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I normally avoid patriotic events. They invariably remind me of the flag-waving idiocy that led to World War I.
In fact, I was even kicked out of the Boy Scouts in New York City after loudly commenting that their uber patriotic display of flags, drums, crashing music and paramilitary uniforms looked like the old Hitler Youth.
But watching the inauguration of President Donald Trump (that’s the first time I write these words) I must admit the ceremony moved me way beyond my normally cynical self.
Mind you, I’ve been observing presidential investitures since my father flew us down from New York City to observe President Dwight Eisenhower’s inauguration in 1953. I vividly recall being awed by the giant atomic cannon being towed down Pennsylvania Avenue. I remember reading a fine biography of Genghis Khan on our Eastern Airlines flights.
What I found most impressive this time was the reaffirmation of America’s dedication to the peaceful transfer of political power. This was the 45th time this miracle has happened. Saying this is perhaps banal, but the handover of power never fails to make me proud to be an American and thankful we had such brilliant founding fathers.
This peaceful transfer sets the United States apart from many of the world’s nations, even Britain and Canada, where leaders under the parliamentary system are chosen in a process resembling a knife fight in a dark room. The US has somehow managed to retain its three branches of government in spite of the best efforts of self-serving politicians to wreck it.
Each new president inherits a sea of problems from his predecessor. Donald Trump’s biggest legacy headaches and priority will be in the Mideast, a disaster area on its own but made far, far worse by the bungling of the Obama administration and its dimwitted attempts to put the US and Russia on a collision course.
Thanks to George W. Bush – who dared show his face at the inauguration – and Nobel Peace Prize laureate Obama, Trump inherits America’s longest war, Afghanistan, with our shameful support of mass drug dealing, endemic corruption and war crimes. Add the crazy mess in Iraq and now Syria.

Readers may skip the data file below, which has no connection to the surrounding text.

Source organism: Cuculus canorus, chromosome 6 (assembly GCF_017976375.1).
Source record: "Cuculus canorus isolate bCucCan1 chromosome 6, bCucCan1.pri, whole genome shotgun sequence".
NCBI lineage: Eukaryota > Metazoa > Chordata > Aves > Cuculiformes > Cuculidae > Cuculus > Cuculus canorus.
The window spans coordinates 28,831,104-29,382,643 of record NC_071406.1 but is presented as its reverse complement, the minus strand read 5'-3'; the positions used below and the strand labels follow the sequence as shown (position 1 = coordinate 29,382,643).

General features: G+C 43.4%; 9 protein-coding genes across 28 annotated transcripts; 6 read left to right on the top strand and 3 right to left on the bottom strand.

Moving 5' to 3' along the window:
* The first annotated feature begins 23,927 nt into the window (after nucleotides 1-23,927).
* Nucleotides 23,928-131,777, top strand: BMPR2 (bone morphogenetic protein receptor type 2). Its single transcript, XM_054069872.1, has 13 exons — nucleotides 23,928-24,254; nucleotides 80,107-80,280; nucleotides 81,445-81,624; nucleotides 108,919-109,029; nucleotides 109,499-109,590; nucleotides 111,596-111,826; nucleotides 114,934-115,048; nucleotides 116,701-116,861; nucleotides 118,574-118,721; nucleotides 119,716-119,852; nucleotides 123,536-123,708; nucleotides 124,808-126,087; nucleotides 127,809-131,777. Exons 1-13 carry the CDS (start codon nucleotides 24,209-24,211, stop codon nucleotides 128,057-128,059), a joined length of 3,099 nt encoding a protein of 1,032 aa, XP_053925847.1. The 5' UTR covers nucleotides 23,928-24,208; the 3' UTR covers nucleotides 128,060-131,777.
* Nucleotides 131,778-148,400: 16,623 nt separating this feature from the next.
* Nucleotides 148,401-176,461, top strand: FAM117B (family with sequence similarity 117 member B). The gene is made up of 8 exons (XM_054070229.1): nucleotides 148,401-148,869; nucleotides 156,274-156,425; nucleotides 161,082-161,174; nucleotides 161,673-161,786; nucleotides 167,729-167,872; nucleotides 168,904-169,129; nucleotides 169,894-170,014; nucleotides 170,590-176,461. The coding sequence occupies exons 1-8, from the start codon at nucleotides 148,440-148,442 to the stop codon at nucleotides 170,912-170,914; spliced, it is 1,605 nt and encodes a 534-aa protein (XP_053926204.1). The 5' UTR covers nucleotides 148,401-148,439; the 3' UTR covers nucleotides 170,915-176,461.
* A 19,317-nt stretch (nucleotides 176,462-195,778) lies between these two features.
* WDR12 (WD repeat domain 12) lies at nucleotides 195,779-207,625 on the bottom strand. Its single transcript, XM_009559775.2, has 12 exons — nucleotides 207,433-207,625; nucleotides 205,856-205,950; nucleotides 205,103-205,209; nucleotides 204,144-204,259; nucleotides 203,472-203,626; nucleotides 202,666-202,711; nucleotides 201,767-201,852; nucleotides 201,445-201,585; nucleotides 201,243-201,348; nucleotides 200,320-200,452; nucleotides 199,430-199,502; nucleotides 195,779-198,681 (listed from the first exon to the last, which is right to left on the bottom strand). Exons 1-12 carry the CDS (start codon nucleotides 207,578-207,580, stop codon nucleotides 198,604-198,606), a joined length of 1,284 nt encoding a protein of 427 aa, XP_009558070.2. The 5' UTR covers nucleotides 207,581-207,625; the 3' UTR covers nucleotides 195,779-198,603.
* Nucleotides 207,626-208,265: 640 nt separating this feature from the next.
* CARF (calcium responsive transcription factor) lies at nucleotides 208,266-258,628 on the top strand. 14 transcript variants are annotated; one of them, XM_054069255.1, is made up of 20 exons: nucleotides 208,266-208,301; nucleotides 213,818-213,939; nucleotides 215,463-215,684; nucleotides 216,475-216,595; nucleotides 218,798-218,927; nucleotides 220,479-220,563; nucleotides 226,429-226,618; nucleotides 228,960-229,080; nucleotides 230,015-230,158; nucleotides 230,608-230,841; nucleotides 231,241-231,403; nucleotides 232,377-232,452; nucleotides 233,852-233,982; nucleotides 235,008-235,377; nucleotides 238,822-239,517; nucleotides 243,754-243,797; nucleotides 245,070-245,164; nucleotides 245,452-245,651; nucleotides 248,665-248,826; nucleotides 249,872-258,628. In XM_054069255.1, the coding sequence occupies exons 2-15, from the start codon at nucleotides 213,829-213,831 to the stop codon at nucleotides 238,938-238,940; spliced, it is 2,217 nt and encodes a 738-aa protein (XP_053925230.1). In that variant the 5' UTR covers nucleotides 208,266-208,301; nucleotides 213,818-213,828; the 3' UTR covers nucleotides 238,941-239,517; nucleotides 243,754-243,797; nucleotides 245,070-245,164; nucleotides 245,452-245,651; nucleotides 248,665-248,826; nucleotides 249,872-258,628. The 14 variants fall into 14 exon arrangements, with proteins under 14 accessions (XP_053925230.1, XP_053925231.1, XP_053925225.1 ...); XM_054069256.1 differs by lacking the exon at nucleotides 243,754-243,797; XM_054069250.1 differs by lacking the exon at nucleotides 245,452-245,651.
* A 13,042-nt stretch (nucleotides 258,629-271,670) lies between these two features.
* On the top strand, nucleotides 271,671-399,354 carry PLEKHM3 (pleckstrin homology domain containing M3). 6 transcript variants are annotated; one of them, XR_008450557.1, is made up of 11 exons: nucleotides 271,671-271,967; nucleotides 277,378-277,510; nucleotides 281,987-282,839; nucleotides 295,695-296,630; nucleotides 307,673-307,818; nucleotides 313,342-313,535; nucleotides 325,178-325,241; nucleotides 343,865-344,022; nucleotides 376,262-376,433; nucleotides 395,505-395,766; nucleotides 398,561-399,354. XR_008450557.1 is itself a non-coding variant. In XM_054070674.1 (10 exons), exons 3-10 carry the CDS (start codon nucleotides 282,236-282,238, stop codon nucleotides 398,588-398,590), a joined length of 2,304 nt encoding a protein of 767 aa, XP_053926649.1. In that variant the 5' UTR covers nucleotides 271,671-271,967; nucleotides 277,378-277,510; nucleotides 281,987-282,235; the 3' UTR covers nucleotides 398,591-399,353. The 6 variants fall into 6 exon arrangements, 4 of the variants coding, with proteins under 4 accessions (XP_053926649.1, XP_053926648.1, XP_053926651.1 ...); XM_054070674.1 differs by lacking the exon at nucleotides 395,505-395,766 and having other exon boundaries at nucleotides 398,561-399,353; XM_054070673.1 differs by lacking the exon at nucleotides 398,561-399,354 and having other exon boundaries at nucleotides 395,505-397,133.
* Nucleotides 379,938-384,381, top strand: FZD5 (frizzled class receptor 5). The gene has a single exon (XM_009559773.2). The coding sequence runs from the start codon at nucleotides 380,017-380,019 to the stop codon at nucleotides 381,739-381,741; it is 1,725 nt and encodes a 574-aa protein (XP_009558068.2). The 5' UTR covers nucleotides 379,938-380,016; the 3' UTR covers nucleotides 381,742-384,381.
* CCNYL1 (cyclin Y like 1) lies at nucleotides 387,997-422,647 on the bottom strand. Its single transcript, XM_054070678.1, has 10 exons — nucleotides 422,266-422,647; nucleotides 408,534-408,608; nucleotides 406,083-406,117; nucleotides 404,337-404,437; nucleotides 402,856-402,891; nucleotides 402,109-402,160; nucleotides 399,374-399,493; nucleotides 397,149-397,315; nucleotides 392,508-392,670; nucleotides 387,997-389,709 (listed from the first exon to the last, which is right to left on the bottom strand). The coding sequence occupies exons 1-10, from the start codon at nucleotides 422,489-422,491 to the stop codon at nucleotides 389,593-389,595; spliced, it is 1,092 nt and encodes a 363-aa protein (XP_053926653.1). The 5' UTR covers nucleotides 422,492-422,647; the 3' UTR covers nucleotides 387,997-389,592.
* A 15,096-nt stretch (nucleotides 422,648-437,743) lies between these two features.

This week US B-2 heavy bombers attacked Libya. US forces are fighting in Somalia, Yemen, Pakistan and parts of Africa. For what? No one is quite sure. America’s foreign wars, fueled by its $1 trillion military budget, have assumed a life of their own. Once a great power goes to war, its proponents insist, ‘we can’t be seen to back down or our credibility will suffer.’
Trump will struggle to find a face-saving retreat from these unnecessary conflicts and shut his ears to the siren songs of the war party and deep state which just failed to stage a ‘soft’ coup to block his inauguration. Waging little wars against weak nations is a multi-billion dollar national industry in the US. America has become as addicted to war as it has to debt.
If President Trump truly wants to bring some sort of peace to the explosive Mideast, he will have to reject the advice of the hardline Zionists with whom he has chosen to surround himself. Their primary interest is Greater Israel, free of Arabs, not in a Greater America. Trump is too smart not to know this. But he may also listen to his blood and guts former generals who lost the wars in Afghanistan and Iraq.
Trump appears to have been gulled into believing the canard that Mideast-origin violence is caused by what he called in his inaugural speech, radical Islamic terrorism. This is a favorite device promoted by the hard right and Israel to de-legitimize any resistance to Israel’s expansion and ethnic cleansing. The label of ‘terrorism’ serves the same purpose.
Trump should be reminded that the 9/11 attackers cited two reasons for their attack: 1. Occupation of Saudi Arabia by the US; 2. Continued US-backed occupation of Palestine. Persistent attacks on western targets that we call terrorism are, in most cases, acts of revenge for our neo-colonial actions in the Muslim world, the ‘American Raj’ as I term it.
Unfortunately, President Trump is unlikely to get this useful advice from the men who now surround him, with the possibly exception of Secretary of State Rex Tillerson. Let’s hope that Tillerson and not Goldman Sachs bank ends up steering US foreign policy.